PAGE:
Mulberries are a deep, purple-black color when they ripen. Small and firm looking — not unlike blackberries — but they are far more pulpous.
Last night, we picked mulberries off the backyard tree branches. It’s a bit hard, since they drop so easily. You have to keep a close eye. One pinkie tap of a berry, and it’s gone. You need two hands, one to pluck the mulberry and one to catch it.
Mulberries crush easily, which is why you don’t see them in grocery stores. They don’t transport easily and wouldn’t enjoy being squished up in clamshells.
Some say mulberries are too delicate. To pick mulberries is to have hands dripping in sticky, plum-purple syrup.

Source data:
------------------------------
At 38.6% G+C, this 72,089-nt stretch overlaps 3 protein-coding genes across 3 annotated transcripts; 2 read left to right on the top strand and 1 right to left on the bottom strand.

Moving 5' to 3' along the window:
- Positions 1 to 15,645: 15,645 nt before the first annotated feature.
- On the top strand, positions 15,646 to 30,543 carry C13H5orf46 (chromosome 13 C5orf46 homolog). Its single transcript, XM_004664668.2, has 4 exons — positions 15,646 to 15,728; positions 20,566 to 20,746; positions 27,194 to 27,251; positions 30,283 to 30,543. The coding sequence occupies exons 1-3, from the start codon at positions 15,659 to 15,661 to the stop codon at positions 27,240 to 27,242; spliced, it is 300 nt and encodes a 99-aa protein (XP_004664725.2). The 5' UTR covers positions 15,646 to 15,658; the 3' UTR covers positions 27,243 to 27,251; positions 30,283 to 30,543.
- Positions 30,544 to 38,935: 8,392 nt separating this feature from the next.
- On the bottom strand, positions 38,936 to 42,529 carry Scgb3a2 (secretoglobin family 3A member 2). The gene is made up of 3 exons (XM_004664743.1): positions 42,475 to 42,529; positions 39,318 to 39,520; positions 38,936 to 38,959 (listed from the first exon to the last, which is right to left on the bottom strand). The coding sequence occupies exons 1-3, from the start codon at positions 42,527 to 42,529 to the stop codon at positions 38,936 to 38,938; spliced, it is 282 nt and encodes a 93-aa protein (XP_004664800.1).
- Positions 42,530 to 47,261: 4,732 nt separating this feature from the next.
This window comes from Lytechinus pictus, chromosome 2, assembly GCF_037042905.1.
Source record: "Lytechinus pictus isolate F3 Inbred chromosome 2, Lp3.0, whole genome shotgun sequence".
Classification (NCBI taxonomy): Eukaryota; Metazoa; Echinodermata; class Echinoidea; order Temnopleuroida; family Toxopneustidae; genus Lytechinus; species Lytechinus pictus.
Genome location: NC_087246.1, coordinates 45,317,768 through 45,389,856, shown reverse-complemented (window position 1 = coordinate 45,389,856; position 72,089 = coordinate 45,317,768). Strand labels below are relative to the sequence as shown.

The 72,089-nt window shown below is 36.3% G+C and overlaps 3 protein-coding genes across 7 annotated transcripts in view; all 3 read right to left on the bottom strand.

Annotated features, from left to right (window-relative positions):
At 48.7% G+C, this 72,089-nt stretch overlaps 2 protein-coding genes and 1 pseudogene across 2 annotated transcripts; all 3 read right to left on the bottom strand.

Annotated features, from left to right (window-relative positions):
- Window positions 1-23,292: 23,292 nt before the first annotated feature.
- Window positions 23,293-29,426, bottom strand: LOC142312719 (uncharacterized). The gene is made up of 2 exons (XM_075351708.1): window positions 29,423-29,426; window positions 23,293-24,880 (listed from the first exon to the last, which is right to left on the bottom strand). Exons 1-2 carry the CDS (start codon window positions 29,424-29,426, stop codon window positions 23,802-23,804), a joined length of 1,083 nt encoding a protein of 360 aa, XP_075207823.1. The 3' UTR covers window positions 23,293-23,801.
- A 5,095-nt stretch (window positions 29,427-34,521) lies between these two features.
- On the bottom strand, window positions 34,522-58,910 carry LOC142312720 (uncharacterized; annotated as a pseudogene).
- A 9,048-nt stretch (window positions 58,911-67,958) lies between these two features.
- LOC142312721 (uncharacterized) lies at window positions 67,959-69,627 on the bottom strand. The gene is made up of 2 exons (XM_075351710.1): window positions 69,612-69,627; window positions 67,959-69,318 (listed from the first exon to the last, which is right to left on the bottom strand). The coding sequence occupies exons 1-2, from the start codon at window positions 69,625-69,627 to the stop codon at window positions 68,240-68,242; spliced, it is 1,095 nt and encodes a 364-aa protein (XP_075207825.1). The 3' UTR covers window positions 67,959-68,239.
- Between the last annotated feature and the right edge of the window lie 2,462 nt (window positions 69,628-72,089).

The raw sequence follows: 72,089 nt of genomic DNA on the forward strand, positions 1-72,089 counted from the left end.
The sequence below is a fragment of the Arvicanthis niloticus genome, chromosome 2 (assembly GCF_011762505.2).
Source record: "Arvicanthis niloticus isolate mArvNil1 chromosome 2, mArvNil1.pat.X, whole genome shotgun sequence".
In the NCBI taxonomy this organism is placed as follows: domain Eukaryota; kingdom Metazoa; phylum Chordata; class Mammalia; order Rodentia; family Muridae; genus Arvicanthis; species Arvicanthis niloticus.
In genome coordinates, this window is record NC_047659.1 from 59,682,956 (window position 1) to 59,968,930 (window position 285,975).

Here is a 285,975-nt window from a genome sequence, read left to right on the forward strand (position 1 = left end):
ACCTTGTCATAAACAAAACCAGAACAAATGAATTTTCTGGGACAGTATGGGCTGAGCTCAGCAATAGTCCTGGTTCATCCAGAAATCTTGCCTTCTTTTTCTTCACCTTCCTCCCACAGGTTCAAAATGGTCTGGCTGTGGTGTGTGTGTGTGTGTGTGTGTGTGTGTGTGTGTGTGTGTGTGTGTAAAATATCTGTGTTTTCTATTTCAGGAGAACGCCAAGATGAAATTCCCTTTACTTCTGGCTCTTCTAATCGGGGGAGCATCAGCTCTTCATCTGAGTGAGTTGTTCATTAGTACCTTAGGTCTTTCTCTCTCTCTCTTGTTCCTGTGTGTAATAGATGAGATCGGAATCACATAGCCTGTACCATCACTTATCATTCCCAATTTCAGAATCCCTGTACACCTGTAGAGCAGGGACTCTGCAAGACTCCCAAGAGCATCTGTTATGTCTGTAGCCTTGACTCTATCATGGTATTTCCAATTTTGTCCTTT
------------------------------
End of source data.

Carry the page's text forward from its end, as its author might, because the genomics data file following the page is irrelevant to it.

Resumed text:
But I don’t agree: Mulberries are juicy, delicious, and excellent travelers. When they reach peak ripeness, they don’t wait on you to pluck them. They plummet, gracefully, to the ground. Which is a more poetic way to go than being ripped off a thorny hedge.
And mulberries make an excellent dye, as evidenced by our plummy mouths and toes and fingertips.
I love this picture.
Mulberry stains are true love.